Quantum Physics


Why it is Hard to Understand – And, Therefore, Explain – Quantum Math

Authors: Jean Louis Van Belle MAEc BAEc BPhil

If mathematics is the queen of science, then physics might well be the king. It successes are obvious. However, as a science, physics may have failed in one regard, and that is to explain what its basic concepts – such as state vectors, wavefunctions, and transformation matrices – actually represent. When studying quantum mechanics, it is, effectively, hard to keep up the initial enthusiasm, and those who branch out to other fields – which is most of us – quickly end up going through the motions only: we regurgitate models and equations and know how to solve the standard problems, so as to pass the exam, but then forget about them as soon as possible. This paper explores a very intuitive sentiment about the issue: the wavefunction is a rather ‘flat’ mathematical object – it is two-dimensional, basically – so it can’t do the trick, perhaps. In contrast, Maxwell’s equations have real vectors in them, which is why a deeper or more intuitive understanding of electromagnetism comes relatively easily. Indeed, when everything is said and done, we are just human beings living in three-dimensional space, and that is why vector equations (or systems of vector equations), as a mathematical tool, make sense to us. This paper further explores this sentiment. It also offers a way out by, predictably, presenting yet another possible physical interpretation of the wavefunction. More importantly (for the reviewer of this paper, at least), this paper offers a sensible response to the mainstream view that three-dimensional physical interpretations of the wavefunction cannot make any sense because of the weird 720° symmetry of the wavefunction when describing spin-1/2 particles (fermions or – for all practical purposes – electrons). The author does so by analyzing (1) Dirac’s belt trick more in detail – and what it implies in terms of the interaction between the observer and the object – as well as (2) Feynman’s derivation of the transformation matrices for spin-1/2 two-state systems.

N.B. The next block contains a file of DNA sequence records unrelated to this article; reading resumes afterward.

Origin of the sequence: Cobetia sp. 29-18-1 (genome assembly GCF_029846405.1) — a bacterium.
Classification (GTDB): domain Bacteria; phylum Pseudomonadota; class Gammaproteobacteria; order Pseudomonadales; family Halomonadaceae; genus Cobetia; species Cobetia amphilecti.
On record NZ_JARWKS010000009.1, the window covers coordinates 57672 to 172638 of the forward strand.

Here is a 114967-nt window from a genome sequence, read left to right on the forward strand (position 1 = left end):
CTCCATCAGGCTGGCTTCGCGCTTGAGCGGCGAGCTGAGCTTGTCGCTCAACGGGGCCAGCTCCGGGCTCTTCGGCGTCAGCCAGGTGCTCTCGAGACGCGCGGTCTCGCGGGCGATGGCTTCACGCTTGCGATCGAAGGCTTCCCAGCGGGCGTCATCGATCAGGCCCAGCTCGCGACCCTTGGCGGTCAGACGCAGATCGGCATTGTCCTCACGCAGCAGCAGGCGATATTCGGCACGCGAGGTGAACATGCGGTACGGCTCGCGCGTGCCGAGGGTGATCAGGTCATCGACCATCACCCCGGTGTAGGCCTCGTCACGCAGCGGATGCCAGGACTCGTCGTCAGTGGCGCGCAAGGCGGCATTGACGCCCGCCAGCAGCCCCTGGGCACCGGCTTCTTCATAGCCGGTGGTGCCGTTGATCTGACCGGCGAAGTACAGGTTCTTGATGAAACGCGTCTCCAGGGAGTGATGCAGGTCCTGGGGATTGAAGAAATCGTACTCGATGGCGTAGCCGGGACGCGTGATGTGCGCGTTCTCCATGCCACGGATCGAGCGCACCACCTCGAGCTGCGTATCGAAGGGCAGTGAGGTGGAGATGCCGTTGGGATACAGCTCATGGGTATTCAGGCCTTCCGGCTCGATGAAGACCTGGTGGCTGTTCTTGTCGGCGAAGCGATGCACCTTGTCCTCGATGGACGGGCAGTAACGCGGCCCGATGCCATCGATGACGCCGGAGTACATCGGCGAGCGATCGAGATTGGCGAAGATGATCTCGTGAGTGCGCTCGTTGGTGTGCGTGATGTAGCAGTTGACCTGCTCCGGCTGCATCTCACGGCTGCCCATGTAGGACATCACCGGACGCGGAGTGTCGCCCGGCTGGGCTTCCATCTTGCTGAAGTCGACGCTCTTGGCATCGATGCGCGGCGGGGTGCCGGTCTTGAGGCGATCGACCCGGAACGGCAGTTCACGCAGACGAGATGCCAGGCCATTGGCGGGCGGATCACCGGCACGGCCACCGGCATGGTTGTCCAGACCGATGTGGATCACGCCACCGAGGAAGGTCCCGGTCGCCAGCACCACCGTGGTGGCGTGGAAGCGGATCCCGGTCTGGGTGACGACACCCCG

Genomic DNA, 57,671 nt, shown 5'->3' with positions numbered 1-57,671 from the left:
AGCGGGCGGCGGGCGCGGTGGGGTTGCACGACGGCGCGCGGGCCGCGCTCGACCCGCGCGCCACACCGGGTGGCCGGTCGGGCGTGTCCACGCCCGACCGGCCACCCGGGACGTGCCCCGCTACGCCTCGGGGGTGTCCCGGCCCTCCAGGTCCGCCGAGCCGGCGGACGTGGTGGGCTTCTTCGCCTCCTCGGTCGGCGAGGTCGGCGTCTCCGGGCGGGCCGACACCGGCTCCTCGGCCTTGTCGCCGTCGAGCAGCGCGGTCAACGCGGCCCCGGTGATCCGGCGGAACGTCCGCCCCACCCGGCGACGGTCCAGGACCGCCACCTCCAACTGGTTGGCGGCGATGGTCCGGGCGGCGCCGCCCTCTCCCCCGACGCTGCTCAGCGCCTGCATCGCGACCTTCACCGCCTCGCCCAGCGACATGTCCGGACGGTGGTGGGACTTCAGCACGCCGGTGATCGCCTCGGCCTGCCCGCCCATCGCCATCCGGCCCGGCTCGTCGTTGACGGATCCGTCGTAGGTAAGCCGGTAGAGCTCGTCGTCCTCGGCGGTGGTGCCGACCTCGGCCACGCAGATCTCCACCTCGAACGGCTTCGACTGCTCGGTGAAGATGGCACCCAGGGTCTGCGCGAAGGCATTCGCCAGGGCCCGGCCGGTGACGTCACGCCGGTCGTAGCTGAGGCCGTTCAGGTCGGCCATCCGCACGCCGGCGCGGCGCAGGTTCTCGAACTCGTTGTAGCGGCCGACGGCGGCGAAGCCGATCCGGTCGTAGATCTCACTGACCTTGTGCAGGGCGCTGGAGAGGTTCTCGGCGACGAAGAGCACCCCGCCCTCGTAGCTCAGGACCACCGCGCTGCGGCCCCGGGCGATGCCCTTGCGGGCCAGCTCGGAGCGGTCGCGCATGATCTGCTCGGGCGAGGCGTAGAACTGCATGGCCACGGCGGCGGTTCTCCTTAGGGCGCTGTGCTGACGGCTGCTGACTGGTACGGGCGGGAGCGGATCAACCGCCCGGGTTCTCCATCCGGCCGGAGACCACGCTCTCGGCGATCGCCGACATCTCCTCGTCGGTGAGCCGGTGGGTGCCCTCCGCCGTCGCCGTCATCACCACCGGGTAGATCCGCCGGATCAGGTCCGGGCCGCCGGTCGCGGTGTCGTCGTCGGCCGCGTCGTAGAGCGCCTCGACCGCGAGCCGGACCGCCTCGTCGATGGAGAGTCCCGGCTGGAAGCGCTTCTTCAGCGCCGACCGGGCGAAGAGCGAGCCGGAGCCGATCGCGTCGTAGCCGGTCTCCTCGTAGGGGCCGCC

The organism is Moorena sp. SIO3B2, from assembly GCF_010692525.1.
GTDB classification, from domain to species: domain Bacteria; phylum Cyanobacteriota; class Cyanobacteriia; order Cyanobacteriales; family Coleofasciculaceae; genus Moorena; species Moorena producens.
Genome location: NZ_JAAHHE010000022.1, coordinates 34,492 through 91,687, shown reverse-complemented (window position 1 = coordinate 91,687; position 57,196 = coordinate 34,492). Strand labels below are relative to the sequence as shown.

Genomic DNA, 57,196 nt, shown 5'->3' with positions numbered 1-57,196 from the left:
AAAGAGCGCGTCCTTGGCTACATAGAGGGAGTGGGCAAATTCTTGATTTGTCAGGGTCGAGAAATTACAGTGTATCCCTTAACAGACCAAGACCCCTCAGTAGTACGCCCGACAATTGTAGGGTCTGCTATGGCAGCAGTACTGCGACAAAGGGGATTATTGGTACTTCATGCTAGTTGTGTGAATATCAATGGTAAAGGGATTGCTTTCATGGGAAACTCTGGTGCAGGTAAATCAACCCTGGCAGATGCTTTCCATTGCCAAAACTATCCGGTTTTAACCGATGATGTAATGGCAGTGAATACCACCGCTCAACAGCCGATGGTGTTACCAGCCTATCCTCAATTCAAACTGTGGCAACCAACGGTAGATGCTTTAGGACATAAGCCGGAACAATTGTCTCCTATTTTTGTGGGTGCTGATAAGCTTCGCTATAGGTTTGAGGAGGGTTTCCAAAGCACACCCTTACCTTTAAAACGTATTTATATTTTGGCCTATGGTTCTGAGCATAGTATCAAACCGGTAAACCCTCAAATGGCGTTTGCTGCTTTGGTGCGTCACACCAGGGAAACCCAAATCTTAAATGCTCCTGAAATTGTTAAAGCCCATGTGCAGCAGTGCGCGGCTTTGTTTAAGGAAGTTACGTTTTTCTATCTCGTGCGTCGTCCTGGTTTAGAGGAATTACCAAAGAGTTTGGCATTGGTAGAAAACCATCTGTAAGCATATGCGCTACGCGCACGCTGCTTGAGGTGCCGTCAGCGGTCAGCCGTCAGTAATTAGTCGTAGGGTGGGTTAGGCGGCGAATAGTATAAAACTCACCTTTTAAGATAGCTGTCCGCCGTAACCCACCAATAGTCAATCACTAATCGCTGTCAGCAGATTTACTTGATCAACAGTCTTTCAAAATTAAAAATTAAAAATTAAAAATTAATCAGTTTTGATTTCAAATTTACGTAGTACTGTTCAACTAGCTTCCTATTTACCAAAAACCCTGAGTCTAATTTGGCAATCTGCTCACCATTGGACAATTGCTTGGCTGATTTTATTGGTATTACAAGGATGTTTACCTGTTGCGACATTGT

Comments: 14 Pages.

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Submission history

[v1] 2018-06-13 11:18:39

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